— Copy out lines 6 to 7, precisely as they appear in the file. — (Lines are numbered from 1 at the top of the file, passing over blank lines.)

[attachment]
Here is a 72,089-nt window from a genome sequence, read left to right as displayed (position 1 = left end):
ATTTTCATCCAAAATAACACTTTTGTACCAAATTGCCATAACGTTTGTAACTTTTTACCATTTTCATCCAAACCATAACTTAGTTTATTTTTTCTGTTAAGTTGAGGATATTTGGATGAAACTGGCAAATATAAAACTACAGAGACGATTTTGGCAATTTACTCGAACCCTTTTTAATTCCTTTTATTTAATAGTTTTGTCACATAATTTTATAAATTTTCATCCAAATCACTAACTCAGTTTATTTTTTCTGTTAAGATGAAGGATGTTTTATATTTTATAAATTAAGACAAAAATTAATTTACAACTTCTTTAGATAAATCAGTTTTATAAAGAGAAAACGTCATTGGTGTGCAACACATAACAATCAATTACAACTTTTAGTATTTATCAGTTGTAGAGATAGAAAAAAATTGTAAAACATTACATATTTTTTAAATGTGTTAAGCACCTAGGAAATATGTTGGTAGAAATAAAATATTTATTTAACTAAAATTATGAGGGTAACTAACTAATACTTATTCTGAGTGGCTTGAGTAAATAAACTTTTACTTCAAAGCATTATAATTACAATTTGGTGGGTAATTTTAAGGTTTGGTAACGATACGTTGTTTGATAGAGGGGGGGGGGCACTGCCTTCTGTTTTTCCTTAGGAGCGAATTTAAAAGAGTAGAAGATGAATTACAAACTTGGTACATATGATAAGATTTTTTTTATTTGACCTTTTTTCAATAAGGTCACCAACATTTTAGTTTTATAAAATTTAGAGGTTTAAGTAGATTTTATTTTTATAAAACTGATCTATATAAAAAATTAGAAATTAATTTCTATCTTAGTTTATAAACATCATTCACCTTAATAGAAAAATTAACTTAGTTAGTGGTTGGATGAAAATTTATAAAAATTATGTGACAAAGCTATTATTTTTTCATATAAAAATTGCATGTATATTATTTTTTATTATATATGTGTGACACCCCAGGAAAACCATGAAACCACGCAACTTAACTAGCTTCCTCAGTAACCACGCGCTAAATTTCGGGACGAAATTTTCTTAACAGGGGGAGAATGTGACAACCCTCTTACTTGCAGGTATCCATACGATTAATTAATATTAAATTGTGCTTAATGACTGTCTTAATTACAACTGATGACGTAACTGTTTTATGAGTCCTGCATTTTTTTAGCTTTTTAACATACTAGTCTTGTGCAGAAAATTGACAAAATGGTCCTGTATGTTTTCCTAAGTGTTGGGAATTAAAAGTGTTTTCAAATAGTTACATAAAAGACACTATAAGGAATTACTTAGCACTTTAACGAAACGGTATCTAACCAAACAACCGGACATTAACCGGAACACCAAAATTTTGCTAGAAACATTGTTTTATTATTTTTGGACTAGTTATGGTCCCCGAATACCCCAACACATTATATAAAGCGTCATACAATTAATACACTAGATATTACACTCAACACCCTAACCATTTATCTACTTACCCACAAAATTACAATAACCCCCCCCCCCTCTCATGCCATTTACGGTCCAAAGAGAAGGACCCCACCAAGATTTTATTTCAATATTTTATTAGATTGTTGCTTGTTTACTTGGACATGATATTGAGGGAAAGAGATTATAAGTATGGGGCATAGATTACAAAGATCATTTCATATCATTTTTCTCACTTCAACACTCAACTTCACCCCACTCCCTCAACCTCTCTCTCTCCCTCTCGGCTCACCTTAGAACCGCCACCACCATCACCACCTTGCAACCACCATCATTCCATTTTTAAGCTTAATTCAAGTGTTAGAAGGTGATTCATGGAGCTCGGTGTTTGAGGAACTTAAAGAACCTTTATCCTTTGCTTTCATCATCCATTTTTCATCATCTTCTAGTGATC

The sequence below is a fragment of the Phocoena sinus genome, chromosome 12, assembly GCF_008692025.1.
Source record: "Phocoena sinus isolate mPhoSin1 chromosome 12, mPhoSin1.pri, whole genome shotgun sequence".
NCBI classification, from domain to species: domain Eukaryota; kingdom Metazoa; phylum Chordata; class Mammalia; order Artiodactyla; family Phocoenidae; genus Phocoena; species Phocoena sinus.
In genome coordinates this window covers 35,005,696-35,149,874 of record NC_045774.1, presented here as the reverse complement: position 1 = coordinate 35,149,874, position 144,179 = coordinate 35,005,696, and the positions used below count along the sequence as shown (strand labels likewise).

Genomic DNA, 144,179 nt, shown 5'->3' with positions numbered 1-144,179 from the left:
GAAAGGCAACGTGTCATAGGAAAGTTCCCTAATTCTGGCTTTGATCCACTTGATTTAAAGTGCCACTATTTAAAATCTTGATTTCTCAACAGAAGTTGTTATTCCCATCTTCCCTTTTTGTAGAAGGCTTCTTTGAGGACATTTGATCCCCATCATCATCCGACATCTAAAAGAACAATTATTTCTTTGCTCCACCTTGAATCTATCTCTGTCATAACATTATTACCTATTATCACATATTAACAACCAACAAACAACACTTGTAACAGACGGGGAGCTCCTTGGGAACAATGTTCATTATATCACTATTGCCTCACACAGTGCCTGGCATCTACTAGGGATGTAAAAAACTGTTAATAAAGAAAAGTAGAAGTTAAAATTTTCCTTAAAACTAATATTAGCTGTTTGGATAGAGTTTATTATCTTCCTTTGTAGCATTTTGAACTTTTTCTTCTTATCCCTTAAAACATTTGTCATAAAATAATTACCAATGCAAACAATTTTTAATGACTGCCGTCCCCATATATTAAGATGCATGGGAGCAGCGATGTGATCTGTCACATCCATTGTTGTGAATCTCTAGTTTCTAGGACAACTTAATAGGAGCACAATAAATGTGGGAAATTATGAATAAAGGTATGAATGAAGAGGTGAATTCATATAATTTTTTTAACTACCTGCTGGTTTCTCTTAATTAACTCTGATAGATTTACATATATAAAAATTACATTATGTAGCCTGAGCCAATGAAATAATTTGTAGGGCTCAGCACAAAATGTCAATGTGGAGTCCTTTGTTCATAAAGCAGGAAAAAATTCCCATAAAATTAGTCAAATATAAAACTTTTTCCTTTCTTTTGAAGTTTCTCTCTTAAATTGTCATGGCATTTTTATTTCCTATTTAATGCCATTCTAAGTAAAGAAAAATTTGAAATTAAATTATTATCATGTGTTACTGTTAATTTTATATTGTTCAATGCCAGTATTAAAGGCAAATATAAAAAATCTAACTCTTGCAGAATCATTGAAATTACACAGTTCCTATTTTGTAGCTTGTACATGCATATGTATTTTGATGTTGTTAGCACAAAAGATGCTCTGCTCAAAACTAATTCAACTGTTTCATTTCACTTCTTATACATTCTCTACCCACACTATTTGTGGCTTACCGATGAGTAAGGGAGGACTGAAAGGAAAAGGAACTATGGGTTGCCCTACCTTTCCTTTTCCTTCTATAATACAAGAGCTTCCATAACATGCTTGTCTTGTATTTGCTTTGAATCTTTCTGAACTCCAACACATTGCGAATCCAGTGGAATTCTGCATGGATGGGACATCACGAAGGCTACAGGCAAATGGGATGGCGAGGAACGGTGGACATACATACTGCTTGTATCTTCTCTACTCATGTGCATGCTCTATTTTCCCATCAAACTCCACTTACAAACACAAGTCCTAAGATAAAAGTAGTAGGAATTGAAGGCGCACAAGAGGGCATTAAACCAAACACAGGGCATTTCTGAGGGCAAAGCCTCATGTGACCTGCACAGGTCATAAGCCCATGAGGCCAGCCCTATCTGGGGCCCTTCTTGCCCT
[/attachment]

In genome coordinates this window covers 35,005,696-35,149,874 of record NC_045774.1, presented here as the reverse complement: position 1 = coordinate 35,149,874, position 144,179 = coordinate 35,005,696, and the positions used below count along the sequence as shown (strand labels likewise).

Genomic DNA, 144,179 nt, shown 5'->3' with positions numbered 1-144,179 from the left: